The entire evening was entertaining, and all the actors involved brought talent and insight to their roles. 3Graces is definitely a theatre company to keep an eye on, for if they consistently produce works as solid as these, they cannot let you down.
Spring Shorts 2006 runs Saturday, 5/13 at 3pm and 8pm, and on Sunday 5/14 at 3pm at the Milagro Theater at CVS Cultural & Educational Center at 107 Suffolk Street, NYC.
Friday, May 12, 2006
“You’ll notice I’ve compressed time a bit here,” says a very jocular Thomas Edison (the excellent Gian-Murray Gianino), the inventor cum sideshow narrator cum ringleader of Bone Portraits, a fantastically theatric new play. Edison pauses for a moment, adjusting a minute wrinkle on his bright red jacket. “Or maybe you won’t.” Another beat. “Kids these days,” he says, dismissively, walking behind a homemade proscenium (of ghost-white curtains), as he reveals more about the x-ray’s accidental birth and consequences.
It’s a lovely bit of meta-narrative, filled with knowing asides to the audience. Fitting, too, since there are moments where Deborah Stein’s carnival of a script is more confusing than a hall of mirrors, and you won’t know what’s going on. No matter: the incredibly talented director, Lear deBessonet, throws so many visual bones your way that you won’t care. “I’m a scientist and a showman,” Edison says (which explains why the show’s antics are so digestible). “Back then, there wasn’t that much of a difference between the two.”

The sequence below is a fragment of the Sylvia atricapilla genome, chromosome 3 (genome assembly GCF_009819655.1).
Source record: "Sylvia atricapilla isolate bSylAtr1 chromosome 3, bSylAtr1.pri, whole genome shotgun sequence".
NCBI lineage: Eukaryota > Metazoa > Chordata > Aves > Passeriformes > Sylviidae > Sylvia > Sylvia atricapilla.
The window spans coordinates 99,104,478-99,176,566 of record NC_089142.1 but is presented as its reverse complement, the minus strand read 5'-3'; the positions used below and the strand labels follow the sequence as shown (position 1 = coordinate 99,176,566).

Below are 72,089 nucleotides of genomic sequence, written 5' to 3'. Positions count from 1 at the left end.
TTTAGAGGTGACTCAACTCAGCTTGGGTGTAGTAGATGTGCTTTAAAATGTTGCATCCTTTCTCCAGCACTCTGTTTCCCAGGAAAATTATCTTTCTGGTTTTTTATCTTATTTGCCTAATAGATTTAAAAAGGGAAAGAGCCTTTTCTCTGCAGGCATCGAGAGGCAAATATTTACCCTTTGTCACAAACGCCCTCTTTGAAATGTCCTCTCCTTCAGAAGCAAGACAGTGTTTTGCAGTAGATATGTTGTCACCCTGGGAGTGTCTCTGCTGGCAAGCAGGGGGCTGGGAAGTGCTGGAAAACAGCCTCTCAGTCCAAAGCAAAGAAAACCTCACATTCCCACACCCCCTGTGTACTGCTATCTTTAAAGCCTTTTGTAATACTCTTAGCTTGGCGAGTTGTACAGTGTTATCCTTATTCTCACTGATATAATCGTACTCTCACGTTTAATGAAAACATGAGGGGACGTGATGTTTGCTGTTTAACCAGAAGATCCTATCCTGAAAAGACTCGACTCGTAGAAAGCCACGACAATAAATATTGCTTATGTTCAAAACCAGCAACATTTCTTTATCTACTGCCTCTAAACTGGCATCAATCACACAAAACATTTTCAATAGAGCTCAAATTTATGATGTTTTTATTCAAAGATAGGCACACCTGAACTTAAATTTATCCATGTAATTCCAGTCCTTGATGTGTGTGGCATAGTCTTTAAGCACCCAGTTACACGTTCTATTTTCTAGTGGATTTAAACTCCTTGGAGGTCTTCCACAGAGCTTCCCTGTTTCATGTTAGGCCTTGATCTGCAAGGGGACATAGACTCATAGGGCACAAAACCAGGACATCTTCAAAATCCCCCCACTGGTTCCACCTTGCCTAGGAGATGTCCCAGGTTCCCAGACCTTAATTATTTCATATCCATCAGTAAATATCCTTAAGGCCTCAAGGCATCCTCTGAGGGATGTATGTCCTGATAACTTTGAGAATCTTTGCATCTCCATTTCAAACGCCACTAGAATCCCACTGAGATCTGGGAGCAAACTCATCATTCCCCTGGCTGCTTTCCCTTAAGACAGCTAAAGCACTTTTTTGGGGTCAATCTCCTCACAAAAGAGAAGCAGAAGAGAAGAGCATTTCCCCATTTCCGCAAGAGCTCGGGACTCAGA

Bone Portraits is ambitious to the point of overindulgence, but it’s never redundant, and every moment onstage crackles with electricity (sometimes literally). The many storylines grow jumbled and confusing and characters are hard to keep track of since the ensemble is triple-cast. But there’s so much magic onstage that the lack of cohesion is hardly a problem: the explanation and exploration of science gives way to a kind of theatrical magic rarely seen (especially off-off-Broadway), and the scenic and lighting design of Justin Townsend and Peter Ksander often speaks for itself (as does Gregory King’s multimedia film.)
Bone Portraits uses its loose frame to jump between gothic experimentation and vaudevillian sketch comedy. One scene, where the ensemble re-enacts the daily news, is so much like watching good improv that it explains the actors’ co-creator status. A bit much? Sure, but deliciously so. The only real shortcoming is the romantic plot. It’s hard enough to mix comedy and horror: love seems like a third wheel (especially when you forget who’s who). It’s also just not as interesting as watching a character suddenly break into song, or a tap dance.